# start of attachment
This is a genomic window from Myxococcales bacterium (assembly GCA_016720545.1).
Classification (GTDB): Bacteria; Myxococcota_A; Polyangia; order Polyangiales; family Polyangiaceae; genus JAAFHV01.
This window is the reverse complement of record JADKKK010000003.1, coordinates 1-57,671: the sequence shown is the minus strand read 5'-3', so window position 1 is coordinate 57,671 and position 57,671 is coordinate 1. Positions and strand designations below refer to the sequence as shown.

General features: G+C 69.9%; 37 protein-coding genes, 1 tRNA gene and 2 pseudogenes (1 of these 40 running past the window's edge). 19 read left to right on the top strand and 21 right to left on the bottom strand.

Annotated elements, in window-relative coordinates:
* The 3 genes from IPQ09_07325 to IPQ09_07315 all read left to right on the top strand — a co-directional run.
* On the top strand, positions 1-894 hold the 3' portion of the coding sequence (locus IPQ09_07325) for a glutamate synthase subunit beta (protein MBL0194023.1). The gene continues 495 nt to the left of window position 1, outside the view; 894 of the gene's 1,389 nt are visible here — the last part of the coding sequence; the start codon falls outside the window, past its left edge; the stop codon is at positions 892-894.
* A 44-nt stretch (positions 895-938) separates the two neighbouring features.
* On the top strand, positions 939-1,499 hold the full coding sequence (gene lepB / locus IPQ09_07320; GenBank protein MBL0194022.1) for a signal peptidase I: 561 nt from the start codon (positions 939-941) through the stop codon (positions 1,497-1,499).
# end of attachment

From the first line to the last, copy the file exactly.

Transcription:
This is a genomic window from Myxococcales bacterium (assembly GCA_016720545.1).
Classification (GTDB): Bacteria; Myxococcota_A; Polyangia; order Polyangiales; family Polyangiaceae; genus JAAFHV01.
This window is the reverse complement of record JADKKK010000003.1, coordinates 1-57,671: the sequence shown is the minus strand read 5'-3', so window position 1 is coordinate 57,671 and position 57,671 is coordinate 1. Positions and strand designations below refer to the sequence as shown.

General features: G+C 69.9%; 37 protein-coding genes, 1 tRNA gene and 2 pseudogenes (1 of these 40 running past the window's edge). 19 read left to right on the top strand and 21 right to left on the bottom strand.

Annotated elements, in window-relative coordinates:
* The 3 genes from IPQ09_07325 to IPQ09_07315 all read left to right on the top strand — a co-directional run.
* On the top strand, positions 1-894 hold the 3' portion of the coding sequence (locus IPQ09_07325) for a glutamate synthase subunit beta (protein MBL0194023.1). The gene continues 495 nt to the left of window position 1, outside the view; 894 of the gene's 1,389 nt are visible here — the last part of the coding sequence; the start codon falls outside the window, past its left edge; the stop codon is at positions 892-894.
* A 44-nt stretch (positions 895-938) separates the two neighbouring features.
* On the top strand, positions 939-1,499 hold the full coding sequence (gene lepB / locus IPQ09_07320; GenBank protein MBL0194022.1) for a signal peptidase I: 561 nt from the start codon (positions 939-941) through the stop codon (positions 1,497-1,499).